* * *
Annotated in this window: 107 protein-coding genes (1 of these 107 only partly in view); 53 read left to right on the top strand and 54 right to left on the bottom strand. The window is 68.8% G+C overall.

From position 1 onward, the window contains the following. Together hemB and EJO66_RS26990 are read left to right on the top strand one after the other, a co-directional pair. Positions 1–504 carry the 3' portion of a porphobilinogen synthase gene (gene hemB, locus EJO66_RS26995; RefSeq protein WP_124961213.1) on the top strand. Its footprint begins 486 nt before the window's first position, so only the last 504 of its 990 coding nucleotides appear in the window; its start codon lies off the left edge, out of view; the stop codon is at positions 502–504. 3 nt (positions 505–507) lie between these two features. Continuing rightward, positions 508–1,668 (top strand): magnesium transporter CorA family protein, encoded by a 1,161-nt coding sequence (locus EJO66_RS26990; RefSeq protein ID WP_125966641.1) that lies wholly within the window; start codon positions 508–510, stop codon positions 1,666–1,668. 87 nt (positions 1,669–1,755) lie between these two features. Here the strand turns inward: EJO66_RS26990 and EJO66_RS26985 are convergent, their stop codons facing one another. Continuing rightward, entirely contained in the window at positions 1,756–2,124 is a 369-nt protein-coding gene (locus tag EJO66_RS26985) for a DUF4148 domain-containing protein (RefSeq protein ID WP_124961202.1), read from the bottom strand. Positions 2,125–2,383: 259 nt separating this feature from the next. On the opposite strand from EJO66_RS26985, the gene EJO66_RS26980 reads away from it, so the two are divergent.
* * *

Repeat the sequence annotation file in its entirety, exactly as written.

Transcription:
Annotated in this window: 107 protein-coding genes (1 of these 107 only partly in view); 53 read left to right on the top strand and 54 right to left on the bottom strand. The window is 68.8% G+C overall.

From position 1 onward, the window contains the following. Together hemB and EJO66_RS26990 are read left to right on the top strand one after the other, a co-directional pair. Positions 1–504 carry the 3' portion of a porphobilinogen synthase gene (gene hemB, locus EJO66_RS26995; RefSeq protein WP_124961213.1) on the top strand. Its footprint begins 486 nt before the window's first position, so only the last 504 of its 990 coding nucleotides appear in the window; its start codon lies off the left edge, out of view; the stop codon is at positions 502–504. 3 nt (positions 505–507) lie between these two features. Continuing rightward, positions 508–1,668 (top strand): magnesium transporter CorA family protein, encoded by a 1,161-nt coding sequence (locus EJO66_RS26990; RefSeq protein ID WP_125966641.1) that lies wholly within the window; start codon positions 508–510, stop codon positions 1,666–1,668. 87 nt (positions 1,669–1,755) lie between these two features. Here the strand turns inward: EJO66_RS26990 and EJO66_RS26985 are convergent, their stop codons facing one another. Continuing rightward, entirely contained in the window at positions 1,756–2,124 is a 369-nt protein-coding gene (locus tag EJO66_RS26985) for a DUF4148 domain-containing protein (RefSeq protein ID WP_124961202.1), read from the bottom strand. Positions 2,125–2,383: 259 nt separating this feature from the next. On the opposite strand from EJO66_RS26985, the gene EJO66_RS26980 reads away from it, so the two are divergent.